Women Who Sleep Less Than 8 Hours Live Longer

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How much sleep is too much or too little? For women, researchers at the University of California, San Diego say that to live longer, the optimal number is less than 8 hours, and that 5.0 to 6.5 hours is ideal.

Eight hours is too much sleep for women

In the new study, a team of investigators evaluated data originally collected between 1995 and 1999 from 459 women ranging in age from 50 to 81. That study had indicated women who slept 6.5 to 7.5 hours per night had the best survival rates.

Now, 14 years later, the researchers took another look at the original group of women, of whom 444 could be identified for evaluation purposes. Eight-six women had died.

According to the study’s lead scientists, Daniel F. Kripke, MD, professor emeritus of psychiatry at UC San Diego School of Medicine, “when sleep was measured objectively, the best survival was observed among women who slept 5 to 6.5 hours. Women who slept less than five hours a night or more than 6.5 hours were less likely to be alive at the 14-year follow-up.”

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The researchers also found that obstructive sleep apnea among older women did not predict an increased risk of death. Kripke noted that while sleep apnea may be associated with a greater risk of death among younger women, “it does not seem to carry a risk in the older age group, particularly for women.”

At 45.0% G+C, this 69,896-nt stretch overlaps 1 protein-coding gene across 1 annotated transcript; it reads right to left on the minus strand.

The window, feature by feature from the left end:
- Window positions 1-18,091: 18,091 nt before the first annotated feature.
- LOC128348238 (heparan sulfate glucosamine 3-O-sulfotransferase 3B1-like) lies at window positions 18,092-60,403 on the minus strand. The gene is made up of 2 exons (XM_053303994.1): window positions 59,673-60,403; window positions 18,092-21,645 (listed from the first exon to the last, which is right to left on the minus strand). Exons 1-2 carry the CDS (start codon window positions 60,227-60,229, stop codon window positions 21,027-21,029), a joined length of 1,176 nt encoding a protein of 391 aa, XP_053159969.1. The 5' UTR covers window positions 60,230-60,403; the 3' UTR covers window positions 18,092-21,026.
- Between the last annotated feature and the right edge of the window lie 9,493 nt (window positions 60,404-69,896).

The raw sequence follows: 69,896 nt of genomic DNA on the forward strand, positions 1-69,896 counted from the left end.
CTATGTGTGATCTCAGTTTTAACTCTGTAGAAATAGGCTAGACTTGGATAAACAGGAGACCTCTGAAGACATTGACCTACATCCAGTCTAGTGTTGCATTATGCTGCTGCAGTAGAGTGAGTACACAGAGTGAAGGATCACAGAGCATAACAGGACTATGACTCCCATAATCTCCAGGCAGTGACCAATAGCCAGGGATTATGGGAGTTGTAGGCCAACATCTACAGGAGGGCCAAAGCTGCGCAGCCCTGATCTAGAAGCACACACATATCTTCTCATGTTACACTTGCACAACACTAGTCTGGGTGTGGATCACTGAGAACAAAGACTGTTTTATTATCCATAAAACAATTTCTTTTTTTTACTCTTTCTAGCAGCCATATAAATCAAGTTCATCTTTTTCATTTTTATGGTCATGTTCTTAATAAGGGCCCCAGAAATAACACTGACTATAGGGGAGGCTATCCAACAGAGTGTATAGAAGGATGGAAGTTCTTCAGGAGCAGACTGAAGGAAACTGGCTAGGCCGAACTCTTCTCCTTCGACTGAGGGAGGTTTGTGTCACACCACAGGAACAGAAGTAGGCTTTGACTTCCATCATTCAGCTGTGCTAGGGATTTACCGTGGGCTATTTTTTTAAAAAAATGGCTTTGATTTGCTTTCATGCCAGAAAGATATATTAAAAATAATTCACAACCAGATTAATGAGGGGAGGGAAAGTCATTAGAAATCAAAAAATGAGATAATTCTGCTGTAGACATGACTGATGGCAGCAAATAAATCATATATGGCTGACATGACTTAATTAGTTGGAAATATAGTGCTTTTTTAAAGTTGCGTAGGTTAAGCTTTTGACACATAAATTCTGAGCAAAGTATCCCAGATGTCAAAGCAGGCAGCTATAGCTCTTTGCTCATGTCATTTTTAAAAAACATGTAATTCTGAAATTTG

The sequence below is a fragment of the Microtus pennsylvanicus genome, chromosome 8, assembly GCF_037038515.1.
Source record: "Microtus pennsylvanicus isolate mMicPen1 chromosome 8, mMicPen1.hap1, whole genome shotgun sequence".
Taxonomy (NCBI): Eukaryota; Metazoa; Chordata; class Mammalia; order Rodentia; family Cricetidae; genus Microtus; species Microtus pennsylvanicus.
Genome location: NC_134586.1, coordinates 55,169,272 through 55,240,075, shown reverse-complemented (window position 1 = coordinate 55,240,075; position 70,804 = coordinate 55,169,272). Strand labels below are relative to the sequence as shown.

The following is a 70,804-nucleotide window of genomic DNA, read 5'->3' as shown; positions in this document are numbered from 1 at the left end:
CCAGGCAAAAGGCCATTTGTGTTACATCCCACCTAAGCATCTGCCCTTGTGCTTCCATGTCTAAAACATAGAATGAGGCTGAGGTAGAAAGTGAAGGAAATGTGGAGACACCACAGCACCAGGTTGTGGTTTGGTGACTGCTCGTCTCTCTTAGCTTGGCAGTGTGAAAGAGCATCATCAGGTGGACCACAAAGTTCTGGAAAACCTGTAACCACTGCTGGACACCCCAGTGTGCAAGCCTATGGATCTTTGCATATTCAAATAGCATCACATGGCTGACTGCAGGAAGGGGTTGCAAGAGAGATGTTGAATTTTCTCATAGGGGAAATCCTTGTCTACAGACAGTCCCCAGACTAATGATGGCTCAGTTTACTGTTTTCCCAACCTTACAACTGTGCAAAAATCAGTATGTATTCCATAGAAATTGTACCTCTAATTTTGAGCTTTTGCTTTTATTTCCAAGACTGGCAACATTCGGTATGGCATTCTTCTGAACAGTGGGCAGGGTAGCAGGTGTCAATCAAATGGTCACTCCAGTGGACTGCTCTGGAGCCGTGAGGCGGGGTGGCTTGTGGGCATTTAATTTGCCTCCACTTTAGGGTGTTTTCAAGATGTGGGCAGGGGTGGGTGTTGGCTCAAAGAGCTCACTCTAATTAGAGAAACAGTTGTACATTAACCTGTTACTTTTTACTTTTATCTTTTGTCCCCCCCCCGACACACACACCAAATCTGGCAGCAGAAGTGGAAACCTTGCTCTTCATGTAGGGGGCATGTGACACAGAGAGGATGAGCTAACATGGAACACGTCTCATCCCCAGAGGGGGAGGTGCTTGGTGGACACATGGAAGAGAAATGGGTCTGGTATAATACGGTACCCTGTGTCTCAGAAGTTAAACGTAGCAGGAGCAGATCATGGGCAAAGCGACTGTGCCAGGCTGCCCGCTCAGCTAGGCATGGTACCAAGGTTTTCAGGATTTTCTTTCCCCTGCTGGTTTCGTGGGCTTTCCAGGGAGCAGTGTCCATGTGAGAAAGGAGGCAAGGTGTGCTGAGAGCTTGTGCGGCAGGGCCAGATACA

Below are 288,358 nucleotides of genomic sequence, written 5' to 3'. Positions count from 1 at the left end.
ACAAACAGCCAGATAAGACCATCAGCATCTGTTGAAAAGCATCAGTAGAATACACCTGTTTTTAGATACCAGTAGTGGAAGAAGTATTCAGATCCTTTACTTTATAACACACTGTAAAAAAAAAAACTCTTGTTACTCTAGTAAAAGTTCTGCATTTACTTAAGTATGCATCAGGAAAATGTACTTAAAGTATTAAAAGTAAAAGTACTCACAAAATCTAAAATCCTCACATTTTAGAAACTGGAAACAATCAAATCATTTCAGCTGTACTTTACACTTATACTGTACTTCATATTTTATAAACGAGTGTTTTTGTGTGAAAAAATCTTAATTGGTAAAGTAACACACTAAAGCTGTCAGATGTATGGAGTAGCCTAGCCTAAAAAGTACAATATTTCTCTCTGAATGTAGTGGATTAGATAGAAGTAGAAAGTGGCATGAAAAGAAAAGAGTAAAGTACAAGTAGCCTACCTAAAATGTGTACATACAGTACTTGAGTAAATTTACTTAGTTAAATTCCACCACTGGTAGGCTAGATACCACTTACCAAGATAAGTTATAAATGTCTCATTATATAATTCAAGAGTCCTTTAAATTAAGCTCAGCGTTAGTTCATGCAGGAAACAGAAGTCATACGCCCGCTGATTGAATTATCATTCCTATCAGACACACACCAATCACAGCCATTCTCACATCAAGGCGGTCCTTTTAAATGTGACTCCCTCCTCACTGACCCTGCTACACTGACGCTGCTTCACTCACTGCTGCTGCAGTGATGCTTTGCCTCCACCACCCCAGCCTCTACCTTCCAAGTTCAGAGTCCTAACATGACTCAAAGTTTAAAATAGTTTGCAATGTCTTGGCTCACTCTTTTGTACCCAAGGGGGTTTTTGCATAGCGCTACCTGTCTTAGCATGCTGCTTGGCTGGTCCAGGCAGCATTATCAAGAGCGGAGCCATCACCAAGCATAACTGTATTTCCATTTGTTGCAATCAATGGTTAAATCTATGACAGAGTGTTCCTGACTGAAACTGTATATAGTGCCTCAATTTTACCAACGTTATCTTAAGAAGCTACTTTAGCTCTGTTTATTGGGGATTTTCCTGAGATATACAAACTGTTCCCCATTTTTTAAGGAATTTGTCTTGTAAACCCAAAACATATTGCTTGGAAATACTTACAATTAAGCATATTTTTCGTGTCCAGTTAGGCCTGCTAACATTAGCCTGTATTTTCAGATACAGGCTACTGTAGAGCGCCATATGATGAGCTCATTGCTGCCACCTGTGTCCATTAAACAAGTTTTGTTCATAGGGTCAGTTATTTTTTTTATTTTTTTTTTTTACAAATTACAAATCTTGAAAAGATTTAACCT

Countless studies have explored the optimal amount of sleep needed for various populations, from infants to the elderly. According to the National Sleep Foundation, there is no “magic number.” Visitors to the Foundation’s website will find that “not only do different age groups need different amounts of sleep, but sleep needs are also individual.”

That said, research shows that getting too little sleep is associated with many health concerns, including inhibited productivity, difficulty remembering and consolidating information, increased risk for motor vehicle accidents, increase in obesity, increased risk of diabetes and heart problems, and increased risk for psychiatric conditions. Some research also shows that too much sleep (generally considered more than 9 hours or more) is associated with an increased risk of illness and morbidity.

Are people losing sleep over worrying whether they are getting enough or too much sleep? According to Kripke, the results of this new study should provide some answers, at least for women who may worry about sleeping less than 8 hours. “This means that women who sleep as little as five to six-and-a-half hours have nothing to worry about since that amount of sleep is evidently consistent with excellent survival.”

SOURCES:
National Sleep Foundation
University of California, San Diego

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